Tying political contributions to legislation is illegal bribery that could land dealmakers in prison, but such pay-to-play tactics are perfectly legal when it comes to ballot measures.
Let’s imagine that a business owner wrote a hefty campaign check to a state legislator who agreed, in return, to carry a bill that would directly benefit the contributor.
Such a quid pro quo deal would, of course, be illegal bribery that could land both parties in jail.
In fact, many Capitol political figures went to prison in the early 1990s after a multi-year undercover sting investigation into such scenarios, dubbed “Shrimpgate” because FBI agents posed as owners of a shrimp company seeking political favors.
As that investigation was unfolding, another form of political pay-to-play surfaced – ballot measures that would funnel bond or tax money directly to private interests that had contributed heavily to the measures’ sponsoring organizations.
Gerald Meral, one-time head of the Planning and Conservation League, is widely credited with inventing this bootstrap practice of drafting bond or tax measures.
In 1990, for instance, Meral told potential sponsors of an $800 million per year boost in liquor taxes that the ballot measure would need $3 million to qualify and for a campaign and that those seeking shares of the booty would be expected to contribute either money or signatures, valued at 50 cents each.
“Those wishing to include specific program allocations will be expected to make appropriate contributions to the campaign effort,” Meral told the potential beneficiaries.
Quentin Kopp, then a state senator, carried a bill in the early 1990s to prohibit pay-to-play ballot measures. Citing the Kopp law, Attorney General Dan Lungren refused to certify a Meral-sponsored measure for the 1994 ballot. But Meral’s organization challenged the law and won a ruling that it unconstitutionally throttled the initiative process.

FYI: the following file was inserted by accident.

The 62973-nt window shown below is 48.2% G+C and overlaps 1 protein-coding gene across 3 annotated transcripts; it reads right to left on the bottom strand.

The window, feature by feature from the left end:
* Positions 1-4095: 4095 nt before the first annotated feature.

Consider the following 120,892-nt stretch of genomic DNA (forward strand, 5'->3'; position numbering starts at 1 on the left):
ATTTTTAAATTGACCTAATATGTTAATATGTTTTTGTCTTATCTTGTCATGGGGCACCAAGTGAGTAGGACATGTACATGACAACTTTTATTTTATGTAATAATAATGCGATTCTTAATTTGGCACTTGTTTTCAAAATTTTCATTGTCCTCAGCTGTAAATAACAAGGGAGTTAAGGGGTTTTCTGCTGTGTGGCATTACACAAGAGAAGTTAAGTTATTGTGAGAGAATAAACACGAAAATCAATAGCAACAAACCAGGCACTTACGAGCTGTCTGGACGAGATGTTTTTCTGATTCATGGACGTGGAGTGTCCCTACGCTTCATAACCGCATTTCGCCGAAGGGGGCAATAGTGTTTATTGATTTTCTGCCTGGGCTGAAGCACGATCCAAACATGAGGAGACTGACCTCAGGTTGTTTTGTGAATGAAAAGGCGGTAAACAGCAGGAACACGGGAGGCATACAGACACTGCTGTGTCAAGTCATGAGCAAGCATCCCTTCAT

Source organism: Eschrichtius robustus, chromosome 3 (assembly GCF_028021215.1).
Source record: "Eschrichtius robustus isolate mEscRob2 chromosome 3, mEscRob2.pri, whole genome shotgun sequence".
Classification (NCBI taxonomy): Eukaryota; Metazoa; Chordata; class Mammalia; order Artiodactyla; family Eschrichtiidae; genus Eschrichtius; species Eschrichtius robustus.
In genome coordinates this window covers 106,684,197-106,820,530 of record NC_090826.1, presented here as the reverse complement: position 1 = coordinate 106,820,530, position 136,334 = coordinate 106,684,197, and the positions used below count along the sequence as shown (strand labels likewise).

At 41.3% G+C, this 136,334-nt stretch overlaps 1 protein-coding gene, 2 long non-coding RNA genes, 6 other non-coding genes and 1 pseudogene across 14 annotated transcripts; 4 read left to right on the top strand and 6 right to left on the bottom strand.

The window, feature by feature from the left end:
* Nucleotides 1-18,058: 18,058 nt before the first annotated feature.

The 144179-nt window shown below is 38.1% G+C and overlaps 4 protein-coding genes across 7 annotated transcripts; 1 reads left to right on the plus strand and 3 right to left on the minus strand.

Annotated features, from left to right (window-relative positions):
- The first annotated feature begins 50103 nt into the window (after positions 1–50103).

The practice of financing initiatives with contributions from their beneficiaries has flourished ever since, even though it would be illegal bribery if it occurred in the Legislature.
Examples include measures to raise income taxes to underwrite mental health services, largely financed by mental health clinics; $3 billion in state bonds for stem cell research promoted by organizations seeking grants from the funds; taxes on oil production to finance alternative fuel development backed by those who would be eligible for subsidies; and a boost in cigarette taxes for medical care, financed by the hospital industry.
This year’s Proposition 4, a $1.5 billion bond issue for children’s hospitals, is another example since virtually all of its financial support comes from hospitals that would benefit from its very specific allocations.
Meral, who has meandered back and forth between the public and private sectors, still is plying the trade, mostly in the fields of water and parks.
That brings us to Proposition 3, Meral’s latest brainchild. It would, if approved by voters, authorize $8.9 billion in state bonds to finance a specific laundry list of water projects whose advocates have put up the money to qualify the measure for the ballot and campaign for it.
Some of the specific projects are praiseworthy, but others are simply pieces of pork.
Why, for instance, should all Californians provide $750 million to repair the Friant-Kern and Madera canals in the San Joaquin Valley, which are collapsing due to farmers’ pumping too much water from underground aquifers?
Traditionally, such repairs are financed by the water users themselves through water charges, and there’s no reason why they shouldn’t do so in this case, especially since the canals are owned by the federal government, not the state.
Quentin Kopp had it right with his legislation banning pay-to-play ballot measures. Those who write and finance such propositions should be subject to the same conflict-of-interest laws that apply to legislators.